2

Imagine you have a function like this:

function compute(uint256 a, uint256 b) external pure returns (uint256) {
  return a % b;
}

Does it revert when b is 0?

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2 Answers 2

5

This is answered in the Solidity documentation.

From https://docs.soliditylang.org/en/v0.8.17/types.html#modulo:

Modulo with zero causes a Panic error. This check can not be disabled through unchecked { ... }.

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It reverts, but with INVALID opcode (similar to assert) rather than REVERT opcode (similar to require).

In order to impose the latter, you can add require(b != 0) prior to return a % b.

If b is a user-input value, then you should add this require statement.

If b is an internally-generated value in your system and you know that it is never supposed to be 0, then you can add assert(b != 0) prior to return a % b, or you can leave it as is (since, as mentioned above, a % b will yield the exact same behavior).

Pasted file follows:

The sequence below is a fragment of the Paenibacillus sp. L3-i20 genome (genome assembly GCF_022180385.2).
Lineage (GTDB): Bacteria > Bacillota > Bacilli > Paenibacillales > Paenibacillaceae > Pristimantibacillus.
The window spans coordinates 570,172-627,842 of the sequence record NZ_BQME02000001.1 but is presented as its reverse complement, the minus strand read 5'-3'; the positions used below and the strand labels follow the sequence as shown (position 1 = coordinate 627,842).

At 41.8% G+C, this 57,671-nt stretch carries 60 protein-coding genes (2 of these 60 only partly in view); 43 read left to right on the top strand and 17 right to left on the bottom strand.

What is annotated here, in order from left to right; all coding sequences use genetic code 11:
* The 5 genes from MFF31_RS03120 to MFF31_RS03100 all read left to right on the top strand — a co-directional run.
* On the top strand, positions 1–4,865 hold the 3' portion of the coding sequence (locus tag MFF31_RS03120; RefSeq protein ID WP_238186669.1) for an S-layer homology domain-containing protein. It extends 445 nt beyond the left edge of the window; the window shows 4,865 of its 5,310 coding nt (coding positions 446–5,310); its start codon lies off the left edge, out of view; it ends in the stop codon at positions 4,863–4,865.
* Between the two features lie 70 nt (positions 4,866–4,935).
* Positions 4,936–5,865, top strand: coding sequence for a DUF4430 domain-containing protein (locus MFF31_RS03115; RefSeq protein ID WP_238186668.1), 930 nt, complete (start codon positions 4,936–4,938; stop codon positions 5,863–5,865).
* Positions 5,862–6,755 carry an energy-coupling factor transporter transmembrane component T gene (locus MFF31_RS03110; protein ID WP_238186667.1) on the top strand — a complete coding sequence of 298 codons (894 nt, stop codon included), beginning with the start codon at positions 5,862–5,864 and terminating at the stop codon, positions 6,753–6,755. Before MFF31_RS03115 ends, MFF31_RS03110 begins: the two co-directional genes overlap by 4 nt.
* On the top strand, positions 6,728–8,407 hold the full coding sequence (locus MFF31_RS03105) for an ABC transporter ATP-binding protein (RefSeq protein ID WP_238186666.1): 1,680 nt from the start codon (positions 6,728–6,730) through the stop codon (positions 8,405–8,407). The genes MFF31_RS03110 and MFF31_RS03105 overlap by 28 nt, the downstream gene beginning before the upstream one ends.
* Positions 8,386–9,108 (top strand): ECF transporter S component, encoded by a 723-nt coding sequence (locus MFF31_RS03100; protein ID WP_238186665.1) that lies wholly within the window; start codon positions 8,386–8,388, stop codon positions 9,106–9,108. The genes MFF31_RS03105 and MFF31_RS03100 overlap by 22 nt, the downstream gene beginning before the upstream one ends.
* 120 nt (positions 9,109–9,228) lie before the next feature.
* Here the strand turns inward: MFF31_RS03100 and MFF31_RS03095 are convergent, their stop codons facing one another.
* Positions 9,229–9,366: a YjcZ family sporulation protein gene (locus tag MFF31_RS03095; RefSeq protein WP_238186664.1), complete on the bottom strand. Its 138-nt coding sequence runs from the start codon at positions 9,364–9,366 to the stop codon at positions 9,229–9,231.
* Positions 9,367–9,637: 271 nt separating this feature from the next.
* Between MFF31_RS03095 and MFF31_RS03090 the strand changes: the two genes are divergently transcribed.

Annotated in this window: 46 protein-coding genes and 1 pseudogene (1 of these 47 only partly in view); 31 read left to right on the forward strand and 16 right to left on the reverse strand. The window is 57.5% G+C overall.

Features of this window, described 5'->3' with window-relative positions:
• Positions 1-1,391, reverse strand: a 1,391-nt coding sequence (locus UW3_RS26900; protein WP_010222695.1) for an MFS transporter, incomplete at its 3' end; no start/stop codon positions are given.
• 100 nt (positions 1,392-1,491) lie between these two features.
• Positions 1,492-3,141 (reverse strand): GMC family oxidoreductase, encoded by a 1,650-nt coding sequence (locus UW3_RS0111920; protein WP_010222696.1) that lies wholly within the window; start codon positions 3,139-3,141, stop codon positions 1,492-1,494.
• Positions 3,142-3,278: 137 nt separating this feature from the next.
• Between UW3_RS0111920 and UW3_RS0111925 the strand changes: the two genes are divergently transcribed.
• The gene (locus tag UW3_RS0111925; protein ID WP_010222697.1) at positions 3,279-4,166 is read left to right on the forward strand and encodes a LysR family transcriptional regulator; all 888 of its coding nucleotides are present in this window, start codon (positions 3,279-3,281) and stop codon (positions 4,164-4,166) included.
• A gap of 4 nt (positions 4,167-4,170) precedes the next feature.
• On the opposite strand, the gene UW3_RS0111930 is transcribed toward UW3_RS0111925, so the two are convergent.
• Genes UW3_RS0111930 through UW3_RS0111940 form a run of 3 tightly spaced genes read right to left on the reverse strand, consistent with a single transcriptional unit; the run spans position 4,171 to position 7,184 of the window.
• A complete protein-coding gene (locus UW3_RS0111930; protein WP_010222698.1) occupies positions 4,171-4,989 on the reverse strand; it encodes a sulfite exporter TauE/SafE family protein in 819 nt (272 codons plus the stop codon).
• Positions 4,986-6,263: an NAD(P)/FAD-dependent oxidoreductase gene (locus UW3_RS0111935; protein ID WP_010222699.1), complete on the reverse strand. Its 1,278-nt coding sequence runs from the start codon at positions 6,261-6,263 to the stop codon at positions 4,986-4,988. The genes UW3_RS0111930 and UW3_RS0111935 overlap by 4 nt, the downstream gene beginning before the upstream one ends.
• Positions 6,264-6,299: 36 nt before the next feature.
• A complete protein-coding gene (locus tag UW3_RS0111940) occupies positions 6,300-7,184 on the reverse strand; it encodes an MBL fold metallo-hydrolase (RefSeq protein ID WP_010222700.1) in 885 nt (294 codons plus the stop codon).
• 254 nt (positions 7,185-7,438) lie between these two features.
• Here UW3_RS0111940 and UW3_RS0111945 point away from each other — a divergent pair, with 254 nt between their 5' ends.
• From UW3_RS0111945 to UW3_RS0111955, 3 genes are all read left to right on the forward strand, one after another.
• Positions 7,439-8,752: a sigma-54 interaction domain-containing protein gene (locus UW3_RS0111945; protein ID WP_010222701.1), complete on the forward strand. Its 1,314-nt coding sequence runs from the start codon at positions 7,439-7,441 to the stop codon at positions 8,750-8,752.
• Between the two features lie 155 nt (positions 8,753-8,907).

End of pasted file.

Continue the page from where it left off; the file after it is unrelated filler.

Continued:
4
  • Just discovered an important implication of this. If you let Solidity handle mod 0, the contract call will consume all remaining gas. If you preemptively require the divisor not to be zero, which leaves remaining gas untouched. Commented Jun 13, 2020 at 9:01
  • This is why OpenZeppelin added a mod function in SafeMath. Commented Jun 13, 2020 at 9:01
  • 1
    @PaulRazvanBerg: This implication is obvious from the answer, because it is well known that require (and more generally, the REVERT opcode) returns the remaining gas to the user, while assert (and more generally, the INVALID opcode) does not. Thus, as explained in my answer, you should use require (OZ function if you will), when dealing with user-input. That's also explained in my answer IMO (or at least implied by it). Commented Jun 13, 2020 at 9:54
  • For sure, but you're a seasoned Solidity engineer. Now the gas consumption implications are obvious to anyone stumbling upon this StackExchange thread. Commented Jun 13, 2020 at 10:00

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